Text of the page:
I launched ClimateVoice in early 2020 to convince major companies to step up and help counter the negative influence of Big Oil in the debates on climate policy. Our focus is on educating and engaging employees to get them to speak up and push their employers. And on March 31st of this year, we launched a new campaign to rally Tech employees like you at the five biggest US Tech firms (Alphabet/Google, Amazon, Apple, Facebook, and Microsoft) to join the historic battle for pro-climate policy in Washington DC.
The 1in5 Campaign asks employees to urge their companies to use their powerful influence in the climate policy fight — specifically, spending 1 in 5 of their lobbying dollars in 2021 to ensure a just transition that keeps global warming below the science-based target of 1.5°C . The timing is critical given the shifts in Washington DC this year; we have a narrow window to pass bold equitable climate legislation.
According to an anonymous Google employee interviewed by Fast Company in their article about the 1in5 Campaign, “For Google and other tech companies, strategic lobbying for climate action could help rebuild their reputations as consumers become increasingly disillusioned with Big Tech. There’s an advantage to being on the right side of history.”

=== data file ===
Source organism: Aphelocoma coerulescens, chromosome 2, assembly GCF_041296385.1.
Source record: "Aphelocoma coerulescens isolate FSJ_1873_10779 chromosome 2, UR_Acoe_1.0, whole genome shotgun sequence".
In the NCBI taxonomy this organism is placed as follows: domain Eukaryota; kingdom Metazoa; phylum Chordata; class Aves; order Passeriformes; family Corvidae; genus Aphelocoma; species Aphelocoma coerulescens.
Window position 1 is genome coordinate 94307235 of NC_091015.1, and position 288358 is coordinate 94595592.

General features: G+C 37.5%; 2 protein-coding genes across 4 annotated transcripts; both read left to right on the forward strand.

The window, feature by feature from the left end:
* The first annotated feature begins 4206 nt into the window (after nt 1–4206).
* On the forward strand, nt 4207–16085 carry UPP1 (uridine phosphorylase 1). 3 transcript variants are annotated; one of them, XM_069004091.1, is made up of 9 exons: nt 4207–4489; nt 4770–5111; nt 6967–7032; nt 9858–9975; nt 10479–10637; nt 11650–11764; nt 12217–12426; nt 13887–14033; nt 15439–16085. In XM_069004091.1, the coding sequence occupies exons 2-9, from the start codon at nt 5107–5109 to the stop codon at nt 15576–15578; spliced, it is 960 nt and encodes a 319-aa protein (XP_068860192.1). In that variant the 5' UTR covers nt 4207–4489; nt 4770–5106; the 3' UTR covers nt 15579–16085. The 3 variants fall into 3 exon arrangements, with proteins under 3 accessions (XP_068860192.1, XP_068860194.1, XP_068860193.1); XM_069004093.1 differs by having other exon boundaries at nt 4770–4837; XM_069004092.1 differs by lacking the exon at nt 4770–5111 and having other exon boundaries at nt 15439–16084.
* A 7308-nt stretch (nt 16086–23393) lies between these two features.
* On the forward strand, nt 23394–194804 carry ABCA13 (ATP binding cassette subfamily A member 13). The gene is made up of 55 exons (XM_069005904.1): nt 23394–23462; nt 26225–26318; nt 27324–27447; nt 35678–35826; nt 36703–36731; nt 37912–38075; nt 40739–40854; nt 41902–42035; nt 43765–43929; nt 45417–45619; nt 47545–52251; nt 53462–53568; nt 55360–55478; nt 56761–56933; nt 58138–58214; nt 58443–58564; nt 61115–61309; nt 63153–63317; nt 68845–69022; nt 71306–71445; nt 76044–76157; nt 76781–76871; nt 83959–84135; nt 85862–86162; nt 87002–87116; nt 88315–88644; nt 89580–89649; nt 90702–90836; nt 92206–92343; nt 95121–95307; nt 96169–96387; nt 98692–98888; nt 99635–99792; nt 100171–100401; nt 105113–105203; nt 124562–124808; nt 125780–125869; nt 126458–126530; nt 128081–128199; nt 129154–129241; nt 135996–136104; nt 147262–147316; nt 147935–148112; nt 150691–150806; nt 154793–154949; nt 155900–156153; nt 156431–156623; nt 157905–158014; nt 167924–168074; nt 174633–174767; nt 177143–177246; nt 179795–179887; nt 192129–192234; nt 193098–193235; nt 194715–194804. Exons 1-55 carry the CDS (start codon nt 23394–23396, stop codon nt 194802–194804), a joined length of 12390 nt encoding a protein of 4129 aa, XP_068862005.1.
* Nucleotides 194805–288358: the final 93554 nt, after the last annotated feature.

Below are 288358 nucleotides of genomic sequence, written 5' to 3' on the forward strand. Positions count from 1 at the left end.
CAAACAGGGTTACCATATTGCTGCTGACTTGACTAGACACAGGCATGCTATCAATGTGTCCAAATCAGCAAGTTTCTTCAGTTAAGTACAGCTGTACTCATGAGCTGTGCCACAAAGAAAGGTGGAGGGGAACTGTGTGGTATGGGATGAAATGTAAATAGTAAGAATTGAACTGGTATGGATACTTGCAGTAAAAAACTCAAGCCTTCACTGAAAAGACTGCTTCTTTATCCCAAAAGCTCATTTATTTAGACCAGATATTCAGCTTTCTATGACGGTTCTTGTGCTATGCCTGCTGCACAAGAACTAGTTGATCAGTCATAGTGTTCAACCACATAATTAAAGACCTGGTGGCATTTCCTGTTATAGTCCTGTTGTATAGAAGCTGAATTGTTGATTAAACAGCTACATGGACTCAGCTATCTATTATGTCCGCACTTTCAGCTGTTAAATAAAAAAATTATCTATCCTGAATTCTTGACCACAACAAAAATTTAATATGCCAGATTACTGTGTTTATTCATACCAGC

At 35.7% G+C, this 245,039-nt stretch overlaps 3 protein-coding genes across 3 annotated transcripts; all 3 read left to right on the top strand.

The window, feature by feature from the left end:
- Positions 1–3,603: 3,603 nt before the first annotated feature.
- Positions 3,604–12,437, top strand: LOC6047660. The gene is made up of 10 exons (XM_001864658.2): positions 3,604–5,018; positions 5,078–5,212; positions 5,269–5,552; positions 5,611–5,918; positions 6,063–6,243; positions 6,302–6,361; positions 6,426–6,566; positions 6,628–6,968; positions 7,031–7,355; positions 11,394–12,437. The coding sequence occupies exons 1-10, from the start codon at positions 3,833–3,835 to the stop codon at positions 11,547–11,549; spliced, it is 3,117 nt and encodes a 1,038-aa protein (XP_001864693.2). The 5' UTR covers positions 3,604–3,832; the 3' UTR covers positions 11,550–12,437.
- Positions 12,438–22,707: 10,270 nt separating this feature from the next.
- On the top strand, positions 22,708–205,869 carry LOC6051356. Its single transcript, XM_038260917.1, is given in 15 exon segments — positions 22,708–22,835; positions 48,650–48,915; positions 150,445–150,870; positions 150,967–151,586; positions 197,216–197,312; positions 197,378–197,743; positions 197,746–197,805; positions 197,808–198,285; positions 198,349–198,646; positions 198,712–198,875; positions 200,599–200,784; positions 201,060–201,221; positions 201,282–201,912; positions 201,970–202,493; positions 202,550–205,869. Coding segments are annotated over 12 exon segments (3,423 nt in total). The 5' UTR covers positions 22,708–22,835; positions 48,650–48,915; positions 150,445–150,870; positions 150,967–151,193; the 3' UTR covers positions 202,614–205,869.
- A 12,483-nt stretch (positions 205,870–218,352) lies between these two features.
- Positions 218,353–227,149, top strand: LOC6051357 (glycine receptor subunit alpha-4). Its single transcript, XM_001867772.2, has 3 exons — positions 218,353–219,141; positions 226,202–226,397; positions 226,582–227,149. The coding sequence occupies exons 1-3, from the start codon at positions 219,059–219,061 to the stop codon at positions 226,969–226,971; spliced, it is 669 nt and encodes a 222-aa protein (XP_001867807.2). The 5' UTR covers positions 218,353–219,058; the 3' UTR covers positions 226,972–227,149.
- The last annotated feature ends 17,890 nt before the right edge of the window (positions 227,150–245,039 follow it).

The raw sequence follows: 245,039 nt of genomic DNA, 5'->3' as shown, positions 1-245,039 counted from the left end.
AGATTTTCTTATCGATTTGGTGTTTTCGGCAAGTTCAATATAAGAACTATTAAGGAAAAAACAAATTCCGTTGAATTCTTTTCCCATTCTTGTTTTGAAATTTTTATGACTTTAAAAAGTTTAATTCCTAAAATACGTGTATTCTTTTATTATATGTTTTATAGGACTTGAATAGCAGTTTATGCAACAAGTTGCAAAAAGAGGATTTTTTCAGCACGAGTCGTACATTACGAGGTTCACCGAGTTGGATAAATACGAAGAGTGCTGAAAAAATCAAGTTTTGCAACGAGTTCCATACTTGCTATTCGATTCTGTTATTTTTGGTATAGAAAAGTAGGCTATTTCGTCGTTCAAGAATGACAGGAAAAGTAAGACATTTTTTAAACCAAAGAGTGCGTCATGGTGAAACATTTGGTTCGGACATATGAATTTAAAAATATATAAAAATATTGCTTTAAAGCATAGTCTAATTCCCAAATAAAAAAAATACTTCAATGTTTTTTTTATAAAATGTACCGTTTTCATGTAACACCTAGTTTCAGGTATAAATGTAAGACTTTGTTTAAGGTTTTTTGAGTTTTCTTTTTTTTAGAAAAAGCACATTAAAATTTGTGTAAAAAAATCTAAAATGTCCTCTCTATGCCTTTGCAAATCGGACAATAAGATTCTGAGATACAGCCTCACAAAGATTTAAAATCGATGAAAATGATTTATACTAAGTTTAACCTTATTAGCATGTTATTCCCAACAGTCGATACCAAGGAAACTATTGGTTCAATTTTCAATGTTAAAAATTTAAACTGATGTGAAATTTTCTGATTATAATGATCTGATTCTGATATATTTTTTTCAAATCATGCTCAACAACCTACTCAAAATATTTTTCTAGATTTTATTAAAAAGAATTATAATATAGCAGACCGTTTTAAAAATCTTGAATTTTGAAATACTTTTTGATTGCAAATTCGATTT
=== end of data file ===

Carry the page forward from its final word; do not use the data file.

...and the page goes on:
Only Tech has the influence and power needed to counter the power of Big Oil. Having led sustainability at Google and Facebook, and having many friends still working in Tech, I know that Tech employees are deeply concerned about climate and also proud of the leadership their companies have shown in decarbonizing their own operations. Now, it’s time to let your companies know that they need to show up in the critical climate policy battles taking shape — especially in Washington, DC, and also in state capitals and in other countries. To cut emissions in half by 2030, we need to enact policy now.
I’m not alone in calling on the Tech giants and other companies to use their considerable influence to help enact bold equitable climate policy. A number of other nonprofits have put forward the AAA Framework for Climate Policy Leadership, echoing the call to action that ClimateVoice is making. And Sen. Sheldon Whitehouse (D-RI), one of the Senate’s leading voices on climate, said, “Big Tech companies are some of the most powerful businesses in the world. We urgently need them to show up for this climate fight, and if they hear from enough employees, we hope they will.”